Privilege Blog

The Kind Of Garden Just About Anyone Can Grow


Of all my retirement projects, my container garden may provide the most small and bubbling happinesses. I started it back in July, from seed. I planted Grandpa Ott morning glories, sweet alyssum, purple basil, and delphiniums. If you are hypothesizing that this led to an all-purple extravaganza, you are quite right. But it took time.


The morning glories grew first. Like crazy.


The alyssum sprouted too. The basil dilly-dallied, the delphiniums did nothing. I pouted.

Then, before we left for England, I threw some petunias in one of the pots to compensate for my laggards. I set up a drip tubing system, of which I was very proud until I discovered that my 60-year old hose bib and faucet leaked. Cue Operation Cute Little Neighbor Girls to water in my absence.


Serendipitously, the tubing served as great climbing support for the morning glories. Such is gardening. Upon my return from travel, I thinned those purple trumpets mightily,  in order to add a bougainvillea from the nursery. Also scrounged up two more pots. Why not? In for a penny, in for a pound.


I filled the two empty pots with petunias and alyssum, also from the nursery. I’ll do seeds again next spring.


The alyssum flourished, the petunias did not, inexplicably. Such is gardening. Don’t you like my watering can? Is it vain to like one’s watering can and say so? I should mention that all this plant hubbub sits right outside one of the living room windows, and I can see it quite plainly from my perch on the sofa. I have loved experimenting with different shades of one hue. Sustains me from morning,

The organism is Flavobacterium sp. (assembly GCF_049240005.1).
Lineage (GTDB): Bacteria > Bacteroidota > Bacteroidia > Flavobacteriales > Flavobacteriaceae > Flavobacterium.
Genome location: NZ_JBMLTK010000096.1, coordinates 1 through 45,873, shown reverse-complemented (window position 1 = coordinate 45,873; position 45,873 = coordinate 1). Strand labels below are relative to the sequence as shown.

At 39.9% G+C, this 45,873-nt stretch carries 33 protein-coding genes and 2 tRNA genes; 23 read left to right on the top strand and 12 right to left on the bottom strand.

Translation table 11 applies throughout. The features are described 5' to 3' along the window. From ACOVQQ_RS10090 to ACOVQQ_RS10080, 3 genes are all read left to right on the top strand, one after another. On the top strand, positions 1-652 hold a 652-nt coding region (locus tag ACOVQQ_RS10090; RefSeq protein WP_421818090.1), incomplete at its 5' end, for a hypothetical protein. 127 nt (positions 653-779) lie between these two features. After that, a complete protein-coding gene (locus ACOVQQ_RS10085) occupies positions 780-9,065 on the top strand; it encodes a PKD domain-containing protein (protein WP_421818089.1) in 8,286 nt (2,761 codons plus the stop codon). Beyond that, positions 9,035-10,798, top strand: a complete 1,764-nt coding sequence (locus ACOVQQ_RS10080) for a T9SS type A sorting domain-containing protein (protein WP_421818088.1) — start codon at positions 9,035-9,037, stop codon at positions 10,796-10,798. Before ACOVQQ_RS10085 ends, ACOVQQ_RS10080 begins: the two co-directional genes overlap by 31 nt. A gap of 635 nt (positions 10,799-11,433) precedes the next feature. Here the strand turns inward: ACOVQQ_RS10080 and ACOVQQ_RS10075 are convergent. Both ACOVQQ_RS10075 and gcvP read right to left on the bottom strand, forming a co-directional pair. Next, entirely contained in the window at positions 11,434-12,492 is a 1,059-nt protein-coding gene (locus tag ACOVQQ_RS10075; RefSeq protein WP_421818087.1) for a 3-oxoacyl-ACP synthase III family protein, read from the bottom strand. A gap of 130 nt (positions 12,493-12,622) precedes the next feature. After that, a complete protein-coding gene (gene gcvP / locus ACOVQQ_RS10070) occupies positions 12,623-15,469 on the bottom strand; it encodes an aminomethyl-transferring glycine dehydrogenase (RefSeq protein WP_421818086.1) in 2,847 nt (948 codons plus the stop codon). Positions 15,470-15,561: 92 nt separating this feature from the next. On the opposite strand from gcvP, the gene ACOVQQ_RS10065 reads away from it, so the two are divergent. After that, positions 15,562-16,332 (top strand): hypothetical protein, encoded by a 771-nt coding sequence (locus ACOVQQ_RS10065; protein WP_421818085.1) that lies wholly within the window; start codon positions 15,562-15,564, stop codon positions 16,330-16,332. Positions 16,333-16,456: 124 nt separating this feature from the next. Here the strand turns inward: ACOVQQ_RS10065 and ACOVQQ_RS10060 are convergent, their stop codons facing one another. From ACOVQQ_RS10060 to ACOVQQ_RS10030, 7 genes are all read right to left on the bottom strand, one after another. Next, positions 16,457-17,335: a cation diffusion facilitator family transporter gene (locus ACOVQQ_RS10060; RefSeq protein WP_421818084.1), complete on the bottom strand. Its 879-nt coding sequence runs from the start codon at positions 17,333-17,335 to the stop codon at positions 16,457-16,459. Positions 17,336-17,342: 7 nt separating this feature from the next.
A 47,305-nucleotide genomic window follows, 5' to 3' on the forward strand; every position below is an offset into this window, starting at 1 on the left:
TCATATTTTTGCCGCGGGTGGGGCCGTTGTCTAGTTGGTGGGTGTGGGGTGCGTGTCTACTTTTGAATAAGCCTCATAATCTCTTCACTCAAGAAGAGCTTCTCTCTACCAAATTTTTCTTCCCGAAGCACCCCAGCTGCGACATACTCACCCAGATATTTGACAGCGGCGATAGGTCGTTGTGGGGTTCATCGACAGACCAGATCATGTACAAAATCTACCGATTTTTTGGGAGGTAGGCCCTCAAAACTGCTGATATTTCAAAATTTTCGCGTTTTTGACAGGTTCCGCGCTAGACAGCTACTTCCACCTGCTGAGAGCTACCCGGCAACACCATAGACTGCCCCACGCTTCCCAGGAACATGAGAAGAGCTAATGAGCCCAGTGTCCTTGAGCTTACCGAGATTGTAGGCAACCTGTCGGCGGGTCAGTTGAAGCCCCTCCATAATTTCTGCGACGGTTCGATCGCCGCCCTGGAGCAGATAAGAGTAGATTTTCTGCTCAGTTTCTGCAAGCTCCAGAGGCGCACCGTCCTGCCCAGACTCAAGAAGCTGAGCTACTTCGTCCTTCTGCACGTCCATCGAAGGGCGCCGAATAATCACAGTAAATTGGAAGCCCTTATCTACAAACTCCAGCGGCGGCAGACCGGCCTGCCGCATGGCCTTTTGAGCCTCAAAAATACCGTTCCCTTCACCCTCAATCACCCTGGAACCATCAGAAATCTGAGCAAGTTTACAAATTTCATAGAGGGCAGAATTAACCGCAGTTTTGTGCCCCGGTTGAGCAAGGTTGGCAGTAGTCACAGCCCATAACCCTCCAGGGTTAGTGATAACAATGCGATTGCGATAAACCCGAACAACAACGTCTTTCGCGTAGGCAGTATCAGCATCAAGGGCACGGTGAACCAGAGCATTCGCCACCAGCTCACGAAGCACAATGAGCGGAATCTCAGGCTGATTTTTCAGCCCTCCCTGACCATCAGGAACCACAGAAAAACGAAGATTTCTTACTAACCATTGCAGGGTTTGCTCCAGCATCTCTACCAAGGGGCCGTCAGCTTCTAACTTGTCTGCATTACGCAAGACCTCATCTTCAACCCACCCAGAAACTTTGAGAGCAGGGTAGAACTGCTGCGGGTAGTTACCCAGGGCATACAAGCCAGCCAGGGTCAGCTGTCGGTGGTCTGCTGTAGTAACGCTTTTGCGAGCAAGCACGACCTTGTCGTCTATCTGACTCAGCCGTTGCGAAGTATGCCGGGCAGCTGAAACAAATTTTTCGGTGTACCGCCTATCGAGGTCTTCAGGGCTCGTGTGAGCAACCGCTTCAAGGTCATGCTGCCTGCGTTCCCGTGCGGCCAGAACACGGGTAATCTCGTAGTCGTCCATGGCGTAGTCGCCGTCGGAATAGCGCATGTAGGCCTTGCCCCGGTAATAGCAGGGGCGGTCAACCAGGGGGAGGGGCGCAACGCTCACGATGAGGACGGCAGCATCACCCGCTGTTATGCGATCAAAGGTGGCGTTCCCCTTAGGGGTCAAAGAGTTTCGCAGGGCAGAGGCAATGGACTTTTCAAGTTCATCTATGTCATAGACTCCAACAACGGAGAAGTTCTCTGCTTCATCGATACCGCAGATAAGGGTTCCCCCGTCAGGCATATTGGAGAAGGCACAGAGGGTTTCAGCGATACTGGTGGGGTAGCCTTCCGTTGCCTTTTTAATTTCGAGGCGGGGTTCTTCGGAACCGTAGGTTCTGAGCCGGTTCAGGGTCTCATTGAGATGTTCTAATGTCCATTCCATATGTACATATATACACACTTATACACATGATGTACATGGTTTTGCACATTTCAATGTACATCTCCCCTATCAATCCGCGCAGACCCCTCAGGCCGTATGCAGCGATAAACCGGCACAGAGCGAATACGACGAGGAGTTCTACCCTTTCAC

to night.


As does the purple basil, which I pinch and eat, regularly. And guess what happened? Those delphinium seeds? About a month and a half after I planted them, this sprouted.

Yup, a delphinium.


I have high hopes. Such, my friends, is gardening, even writ small.


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39 Responses

  1. I love your layered container garden! My parents have multiple home-made raised/boxed garden beds which have yielded a lot of wonderful things for them. Their passive-solar house is on top of a ridge, so while it is great for sunlight the ridgetop has thick Virginia clay – raised garden beds to the rescue! Both flora and edibles have rejoiced since then :)

  2. A beautiful, colorful garden such as yours nurtures the soul, don’t you think? It makes your sofa perch that much more delightful and the lovely blossoms from all your plantings brings joy to you each day. Love your potted garden and the variety of plantings. I have a sitting spot that overlooks a park and some rolling hills. It’s my thoughtful spot ( like Winnie the Pooh’s!)

    1. @Candace, Yes, being able to look up and let my gaze wander is on my top 10 for mental health list. I’d love to overlook rolling hills, too.

  3. “Such is gardening” is so true. Another of my favorite sayings is “To plant a garden is to believe in the future.”

    As your container garden is right outside a window, did you know that the very deep purple petunias – and only those, so far as I know – have a slightly spicy scent, reminiscent of cloves? That might be nice for those open window days.

  4. Flowers in pots are about my speed. They usually sit someplace where I will see them in the course of a normal day, and it’s easy to pinch, weed or water while going about my business.